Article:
Has Your Piano Action ever been Reconditioned?


If you own a piano more than say 30 yrs. old (and that would likely be a great majority of you) then here’s a great question for you to consider…

Has your Piano Action ever been Reconditioned?

 

First you ask…”A Piano Action? What is that? My piano has one of those?” And your next question is likely “What is reconditioning ?” And “why do I need to have my piano action reconditioned?” After all, the nice salesman when I bought the piano guaranteed that my piano would last forever and I would never have to do anything else to it, other than tune it. Well, not to be too hard on the salesperson, but given how pianos are designed and the materials that are used, that sort of statement just cannot be true. As long as pianos are made with materials that wear, they will need routine maintenance to repair, replace, adjust, clean, and lube them.

So, the answer to the first questions is “YES”.  Most (if not all) pianos have an “action”, which contains most of the working parts of the piano (the guts) that need to be removed from time to time for routine service and adjustments. The answer to the second question, “What is reconditioning ?” And “why do I need to have my piano action reconditioned?”,  lies in the below explanations…..

 

First, there are basically two major types of piano actions.  Upright actions and Grand actions.

 

upright action

Upright Piano Action

Upright Actions:

Upright actions (spinets, consoles, studios, old uprights) consist basically of the the hammers, the whippen assemblies, and the dampers. Each is mounted to a series of rails that hold them in proper alignment to the strings and keys so that when a key is depressed to play a note, energy is properly transferred from the key to its corresponding string(s). Upright actions are by nature quite a bit simpler in design than the grand actions. This is primarily due to the fact that the upright action does not have a specialized repetition lever like the grand does.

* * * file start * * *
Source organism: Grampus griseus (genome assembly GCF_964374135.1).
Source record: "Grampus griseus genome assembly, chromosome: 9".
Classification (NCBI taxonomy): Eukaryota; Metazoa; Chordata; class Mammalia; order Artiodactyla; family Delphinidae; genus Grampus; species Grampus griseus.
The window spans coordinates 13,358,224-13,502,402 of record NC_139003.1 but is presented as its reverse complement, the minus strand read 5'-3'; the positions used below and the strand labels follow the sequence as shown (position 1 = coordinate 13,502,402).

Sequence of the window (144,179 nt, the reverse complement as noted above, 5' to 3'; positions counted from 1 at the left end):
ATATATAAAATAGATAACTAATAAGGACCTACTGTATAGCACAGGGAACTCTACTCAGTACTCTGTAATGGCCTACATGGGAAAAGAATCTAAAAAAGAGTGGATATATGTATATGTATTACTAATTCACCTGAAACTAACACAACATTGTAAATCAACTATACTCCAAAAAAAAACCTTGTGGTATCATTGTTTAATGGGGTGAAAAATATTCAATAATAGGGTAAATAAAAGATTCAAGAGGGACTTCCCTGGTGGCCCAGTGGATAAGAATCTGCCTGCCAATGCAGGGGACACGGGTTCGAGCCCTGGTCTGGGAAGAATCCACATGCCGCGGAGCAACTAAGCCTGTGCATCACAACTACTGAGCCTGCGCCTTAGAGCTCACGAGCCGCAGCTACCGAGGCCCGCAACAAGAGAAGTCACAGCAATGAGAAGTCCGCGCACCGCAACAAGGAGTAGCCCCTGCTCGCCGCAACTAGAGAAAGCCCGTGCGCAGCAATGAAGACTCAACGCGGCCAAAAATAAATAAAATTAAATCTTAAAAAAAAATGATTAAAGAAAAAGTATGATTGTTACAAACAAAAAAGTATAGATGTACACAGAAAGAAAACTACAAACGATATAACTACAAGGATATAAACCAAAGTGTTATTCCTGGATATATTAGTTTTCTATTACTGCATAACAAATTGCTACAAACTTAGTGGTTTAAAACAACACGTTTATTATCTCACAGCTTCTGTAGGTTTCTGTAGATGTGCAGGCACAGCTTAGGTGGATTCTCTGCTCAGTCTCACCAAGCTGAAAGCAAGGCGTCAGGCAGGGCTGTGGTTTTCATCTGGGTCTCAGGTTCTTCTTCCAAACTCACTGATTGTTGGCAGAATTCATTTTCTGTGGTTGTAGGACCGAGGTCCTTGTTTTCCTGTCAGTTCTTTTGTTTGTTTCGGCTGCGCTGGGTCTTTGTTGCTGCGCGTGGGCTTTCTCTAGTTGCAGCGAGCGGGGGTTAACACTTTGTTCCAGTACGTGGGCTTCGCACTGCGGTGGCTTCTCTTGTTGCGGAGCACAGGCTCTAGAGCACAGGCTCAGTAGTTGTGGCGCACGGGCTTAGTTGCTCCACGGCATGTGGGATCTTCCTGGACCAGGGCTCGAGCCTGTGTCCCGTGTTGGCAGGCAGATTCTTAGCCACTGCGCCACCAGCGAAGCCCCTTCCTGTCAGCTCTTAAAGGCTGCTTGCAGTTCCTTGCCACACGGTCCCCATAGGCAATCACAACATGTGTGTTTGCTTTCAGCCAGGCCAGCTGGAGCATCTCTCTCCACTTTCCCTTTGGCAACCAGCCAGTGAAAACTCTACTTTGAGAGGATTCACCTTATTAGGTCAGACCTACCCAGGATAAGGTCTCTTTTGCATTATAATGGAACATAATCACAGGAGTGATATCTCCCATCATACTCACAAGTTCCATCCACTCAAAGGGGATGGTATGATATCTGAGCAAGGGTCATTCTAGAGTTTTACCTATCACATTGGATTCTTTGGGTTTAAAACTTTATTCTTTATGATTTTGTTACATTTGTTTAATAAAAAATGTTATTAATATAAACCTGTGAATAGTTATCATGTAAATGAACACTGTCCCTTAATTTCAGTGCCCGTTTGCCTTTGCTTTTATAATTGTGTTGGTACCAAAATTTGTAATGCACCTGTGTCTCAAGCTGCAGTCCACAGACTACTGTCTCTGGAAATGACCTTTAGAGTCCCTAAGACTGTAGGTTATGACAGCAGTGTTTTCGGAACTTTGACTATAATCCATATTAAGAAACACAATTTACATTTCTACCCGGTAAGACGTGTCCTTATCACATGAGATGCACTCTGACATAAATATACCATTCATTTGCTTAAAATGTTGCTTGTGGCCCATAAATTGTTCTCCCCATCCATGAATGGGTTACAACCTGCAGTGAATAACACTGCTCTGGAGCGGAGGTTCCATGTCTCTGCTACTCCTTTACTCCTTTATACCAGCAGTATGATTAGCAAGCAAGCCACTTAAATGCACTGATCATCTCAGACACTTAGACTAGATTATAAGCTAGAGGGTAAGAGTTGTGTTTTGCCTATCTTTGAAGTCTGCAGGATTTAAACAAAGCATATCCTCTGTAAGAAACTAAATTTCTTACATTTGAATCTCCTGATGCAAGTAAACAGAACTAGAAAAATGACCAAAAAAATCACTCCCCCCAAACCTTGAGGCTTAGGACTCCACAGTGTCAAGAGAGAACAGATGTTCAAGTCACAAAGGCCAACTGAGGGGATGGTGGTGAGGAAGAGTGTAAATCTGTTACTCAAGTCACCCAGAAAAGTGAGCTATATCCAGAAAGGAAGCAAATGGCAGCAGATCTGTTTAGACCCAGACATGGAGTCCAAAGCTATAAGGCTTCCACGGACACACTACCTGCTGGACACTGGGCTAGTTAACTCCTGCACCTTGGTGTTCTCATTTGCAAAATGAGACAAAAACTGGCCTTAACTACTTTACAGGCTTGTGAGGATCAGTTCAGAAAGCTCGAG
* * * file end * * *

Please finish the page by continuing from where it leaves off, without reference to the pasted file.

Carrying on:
Most upright actions are pretty easy to remove from the piano for repairs. The exception to this would be most spinets and player pianos. They are some of the most difficult actions to work on.

 

 

Grand Piano Action

Grand Piano Action

Grand Piano Actions:

Grand Piano Actions are similar in basic function, but in many ways quite  different. The grand action parts are also mounted on a series of rails that can be removed from the piano for service and adjustments. Noticebly different, however, is that the hammers are in a different orientation than on the upright action.    The grand action also contains the keys which the upright doesn’t.  In addition to the keys, the grand action also holds the hammers, and whippen  assemblies. The whippen assemblies of most modern grands have a repetition lever which allows a note (the “jack” for those know their piano parts) to fully reset before the key has risen totally back to rest. This allows for better “repetition” of the note than in uprights. An upright key has to fully rise back to rest position for the note (“jack”) to reset in order for the next note to be played.

 

Moving on…..

This is not a lesson on how actions work, however, I did want you to know that there are basic differences between each type action and that all actions can be….and NEED to be removed from time to time for routine cleaning and maintenance.

 

Reconditioning:

Reconditioning is a term which refers to a combination of procedures that is done on a piano action to bring it back to good operating condition again. Actions that I recondition will always be thoroughly cleaned, screws tightened, moving parts lubricated, worn or broken parts repaired or replaced, and hammers shaped.

 

Most pianos I service are well past needing reconditioned, to be quite honest. Years of playing have compacted the leather and felt parts whose purpose are to create cushions between certain parts and keep others in proper alignment and adjustment. The felt hammers that strike the strings also get compacted and deeply grooved over time and tone is eventually adversely affected, not to mention the damage that is occurring to the hammer itself. A piano that is never maintained will eventually begin to deteriorate and fall into disrepair. As one part fails, it puts added wear and stress on other parts, and the damaging effects begin to multiply throughout the piano.

 

Below are some of the main things that are usually addressed when an action comes to the shop for reconditioning:

 

hammer flange screws

Hammer Flange Screws